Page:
Europe’s Energy Crunch Sparks Panic in Asia and Dash to Buy Fuel
(Bloomberg) -- The energy crunch in Europe is sparking panic among Asian fuel buyers, causing importers from Japan to India to pay a hefty price for supplies.
Worried the eye-watering price of natural gas in Europe will spill over, LNG traders in Asia say they’re paying record prices for this time of year. Buyers in China and Pakistan have also pushed up the price of gas, coal, propane and fuel oil in order to compete with the U.K. and Spain.
The scramble for fuel isn’t likely to subside any time soon, with the weather getting colder and energy shortages worldwide. The global price rally is expected to continue through this winter when demand in the northern hemisphere peaks, fueling inflation and putting the fragile economic recovery at risk.
“Asia is panicking a little bit because they had a really bad winter last year,” said Ogan Kose, a managing director and global lead for Integrated Gas at Accenture. Buyers are preparing for another bad winter by ensuring they have enough inventory and are paying top rates for that, he said.
Nowhere is this more apparent than in the liquefied natural gas market. On Wednesday, Japan’s Tohoku Electric Power Co. and Gail India Ltd. both procured LNG shipments for November and December delivery at prices that are among the highest ever for this time of year, according to traders with knowledge of the matter.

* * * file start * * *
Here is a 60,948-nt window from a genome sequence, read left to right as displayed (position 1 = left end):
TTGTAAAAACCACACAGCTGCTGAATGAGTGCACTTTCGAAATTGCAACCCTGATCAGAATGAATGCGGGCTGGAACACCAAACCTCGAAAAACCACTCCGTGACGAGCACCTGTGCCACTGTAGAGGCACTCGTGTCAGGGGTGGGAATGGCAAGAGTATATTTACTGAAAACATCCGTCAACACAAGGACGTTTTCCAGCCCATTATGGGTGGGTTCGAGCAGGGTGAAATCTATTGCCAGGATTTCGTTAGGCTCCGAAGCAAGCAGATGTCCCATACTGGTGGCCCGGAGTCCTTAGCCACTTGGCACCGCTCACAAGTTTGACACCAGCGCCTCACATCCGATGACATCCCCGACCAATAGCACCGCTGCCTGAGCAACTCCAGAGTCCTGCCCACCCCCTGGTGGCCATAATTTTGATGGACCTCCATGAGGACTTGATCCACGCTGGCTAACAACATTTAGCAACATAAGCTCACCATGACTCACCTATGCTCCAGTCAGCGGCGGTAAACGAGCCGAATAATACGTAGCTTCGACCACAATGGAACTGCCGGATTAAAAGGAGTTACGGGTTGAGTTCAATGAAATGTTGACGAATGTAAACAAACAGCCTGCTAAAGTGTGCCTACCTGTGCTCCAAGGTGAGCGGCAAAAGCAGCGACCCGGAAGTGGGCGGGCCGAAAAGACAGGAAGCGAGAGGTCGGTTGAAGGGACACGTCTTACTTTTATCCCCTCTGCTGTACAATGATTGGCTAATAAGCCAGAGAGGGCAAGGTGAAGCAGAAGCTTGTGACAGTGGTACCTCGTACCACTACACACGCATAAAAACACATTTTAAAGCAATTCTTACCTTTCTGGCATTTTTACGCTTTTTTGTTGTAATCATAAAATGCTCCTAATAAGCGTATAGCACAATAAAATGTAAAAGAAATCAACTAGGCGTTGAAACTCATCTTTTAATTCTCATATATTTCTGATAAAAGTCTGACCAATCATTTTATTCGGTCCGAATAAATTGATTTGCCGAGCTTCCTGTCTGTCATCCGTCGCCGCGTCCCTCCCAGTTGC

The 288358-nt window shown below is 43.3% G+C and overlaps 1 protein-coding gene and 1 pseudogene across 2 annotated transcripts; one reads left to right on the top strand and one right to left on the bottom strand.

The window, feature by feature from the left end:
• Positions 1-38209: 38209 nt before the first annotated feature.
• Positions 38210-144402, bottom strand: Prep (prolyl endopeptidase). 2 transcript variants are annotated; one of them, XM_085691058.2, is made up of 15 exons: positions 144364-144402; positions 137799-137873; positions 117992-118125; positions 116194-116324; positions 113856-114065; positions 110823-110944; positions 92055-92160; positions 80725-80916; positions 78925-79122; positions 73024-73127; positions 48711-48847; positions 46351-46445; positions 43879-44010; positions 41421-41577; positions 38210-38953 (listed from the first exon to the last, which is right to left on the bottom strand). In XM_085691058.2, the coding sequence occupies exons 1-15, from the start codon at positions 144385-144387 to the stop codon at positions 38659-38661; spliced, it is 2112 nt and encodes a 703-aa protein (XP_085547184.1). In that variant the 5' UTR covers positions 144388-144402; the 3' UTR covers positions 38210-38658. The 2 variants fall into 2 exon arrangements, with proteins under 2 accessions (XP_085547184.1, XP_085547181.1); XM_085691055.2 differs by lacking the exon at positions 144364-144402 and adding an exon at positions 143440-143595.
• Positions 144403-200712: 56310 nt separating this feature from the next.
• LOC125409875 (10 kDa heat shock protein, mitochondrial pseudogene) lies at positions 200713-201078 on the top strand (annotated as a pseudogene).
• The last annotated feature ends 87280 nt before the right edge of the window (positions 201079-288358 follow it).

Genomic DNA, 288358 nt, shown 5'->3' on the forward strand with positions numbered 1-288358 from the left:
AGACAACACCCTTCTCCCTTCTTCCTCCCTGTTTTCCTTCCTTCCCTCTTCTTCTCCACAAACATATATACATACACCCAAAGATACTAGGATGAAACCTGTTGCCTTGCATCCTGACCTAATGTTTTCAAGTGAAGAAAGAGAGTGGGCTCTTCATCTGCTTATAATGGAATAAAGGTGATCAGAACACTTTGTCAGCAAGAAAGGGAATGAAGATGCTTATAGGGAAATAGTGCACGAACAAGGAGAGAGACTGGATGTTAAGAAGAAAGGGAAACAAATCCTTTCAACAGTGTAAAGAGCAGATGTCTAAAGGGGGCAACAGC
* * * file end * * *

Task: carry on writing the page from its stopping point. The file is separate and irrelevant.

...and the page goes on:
The purchases were due, at least in part, to this week’s jump in European gas prices on fears that the rally would extend to the Asian LNG spot rates, which are already at a seasonal high, the traders said, requesting anonymity to discuss private details.
LNG trading activity in the Pacific had stalled over the last few weeks due to volatile price swings, but the risk of further European gains could prompt more Asian importers to return to the spot market. Asian end-users had instead been opting to boost supplies via cheaper long-term contracts linked to oil, or halt spot buying altogether in a gamble that prices would eventually ease, which they haven’t.
©2021 Bloomberg L.P.